Ronnie’s abilities soon caught the attention of the wider shinty world and he was given the honour of  joining the elite players representing his area in the district competitions.  He was also noticed by an ambitious Beauly committee who were building a team hoping to go on to sweep the boards. Ronnie and fellow Braes player the late Donnie MacDougall were headhunted and spent a season in the Green jerseys. Ronnie returned to the Braes without the promised silverware  but with the experience of playing against the very fine Caberfeidh and Lovat teams of the time, a fund of stories and load of new aquaintances and friends in the north.

Shinty was struggling in Lochaber again and the solution seemed to be to merge the ancient rivals Brae Lochaber and Spean Bridge into one team. This duly happened in 1958 and the white of the Braes was exchanged for the red and white hoops of Lochaber Camanachd playing at the new field at Spean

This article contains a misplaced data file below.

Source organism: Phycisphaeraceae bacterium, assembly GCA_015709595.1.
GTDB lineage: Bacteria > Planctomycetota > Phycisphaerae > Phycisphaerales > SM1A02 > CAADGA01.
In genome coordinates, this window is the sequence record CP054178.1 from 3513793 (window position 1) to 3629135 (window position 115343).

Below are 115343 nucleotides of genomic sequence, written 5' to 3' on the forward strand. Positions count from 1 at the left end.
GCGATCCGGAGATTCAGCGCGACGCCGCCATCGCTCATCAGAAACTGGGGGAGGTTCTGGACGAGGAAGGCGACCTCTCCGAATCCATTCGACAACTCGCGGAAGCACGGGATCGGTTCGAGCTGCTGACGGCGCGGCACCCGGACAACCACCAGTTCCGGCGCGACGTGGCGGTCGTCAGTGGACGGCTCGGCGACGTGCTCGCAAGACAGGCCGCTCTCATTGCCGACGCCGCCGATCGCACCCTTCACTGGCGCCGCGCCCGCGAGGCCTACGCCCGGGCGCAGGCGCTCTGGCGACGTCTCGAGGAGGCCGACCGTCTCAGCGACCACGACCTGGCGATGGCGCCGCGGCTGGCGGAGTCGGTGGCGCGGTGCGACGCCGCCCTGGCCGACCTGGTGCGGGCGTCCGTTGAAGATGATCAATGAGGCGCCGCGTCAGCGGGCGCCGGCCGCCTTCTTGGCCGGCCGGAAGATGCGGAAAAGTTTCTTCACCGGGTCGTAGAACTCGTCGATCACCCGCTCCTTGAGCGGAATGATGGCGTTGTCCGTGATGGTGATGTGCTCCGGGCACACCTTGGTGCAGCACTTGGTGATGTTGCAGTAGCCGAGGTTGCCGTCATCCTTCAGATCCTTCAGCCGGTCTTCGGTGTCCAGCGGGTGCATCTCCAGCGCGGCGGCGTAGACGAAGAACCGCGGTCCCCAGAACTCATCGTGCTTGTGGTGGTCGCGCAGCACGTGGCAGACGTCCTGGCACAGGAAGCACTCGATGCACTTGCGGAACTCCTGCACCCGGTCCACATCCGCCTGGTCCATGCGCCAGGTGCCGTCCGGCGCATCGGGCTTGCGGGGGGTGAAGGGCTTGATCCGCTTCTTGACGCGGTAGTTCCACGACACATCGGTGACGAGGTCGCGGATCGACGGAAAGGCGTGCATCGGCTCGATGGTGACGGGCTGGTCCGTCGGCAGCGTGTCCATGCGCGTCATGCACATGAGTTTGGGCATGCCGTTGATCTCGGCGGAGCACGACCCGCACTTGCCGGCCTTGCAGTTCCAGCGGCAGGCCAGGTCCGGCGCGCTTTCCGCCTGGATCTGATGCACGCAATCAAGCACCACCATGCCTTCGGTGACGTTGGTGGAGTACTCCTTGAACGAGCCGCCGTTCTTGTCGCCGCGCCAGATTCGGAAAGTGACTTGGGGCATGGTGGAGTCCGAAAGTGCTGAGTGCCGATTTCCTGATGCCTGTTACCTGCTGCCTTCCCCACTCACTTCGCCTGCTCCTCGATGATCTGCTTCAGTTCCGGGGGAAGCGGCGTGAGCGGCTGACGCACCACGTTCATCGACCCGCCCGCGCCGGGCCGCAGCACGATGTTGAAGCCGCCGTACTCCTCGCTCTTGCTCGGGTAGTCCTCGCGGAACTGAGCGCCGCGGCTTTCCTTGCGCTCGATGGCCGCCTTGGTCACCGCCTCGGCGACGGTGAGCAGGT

This led to the most rewarding period of Ronnies career when, at the age of 34,he became the elder statesman and captain of the superb young Lochaber Camanachd team that took the junior shinty world by storm in the mid sixties. Ronnie who was a great motivator with a never say die attitude  led them in a trophy laden three years  where they won every honour  available to them, vying with excellent Ballachulish and Boleskine teams for the trophies.

Despite the demands of work Ronnie continued to play when he could, helping with the establishment of the new Lochaber Camanachd second team in the late 1970s and still making the odd cameo appearance right into his fifties. A natural coach he loved passing on the tricks and skills of the game to the younger players.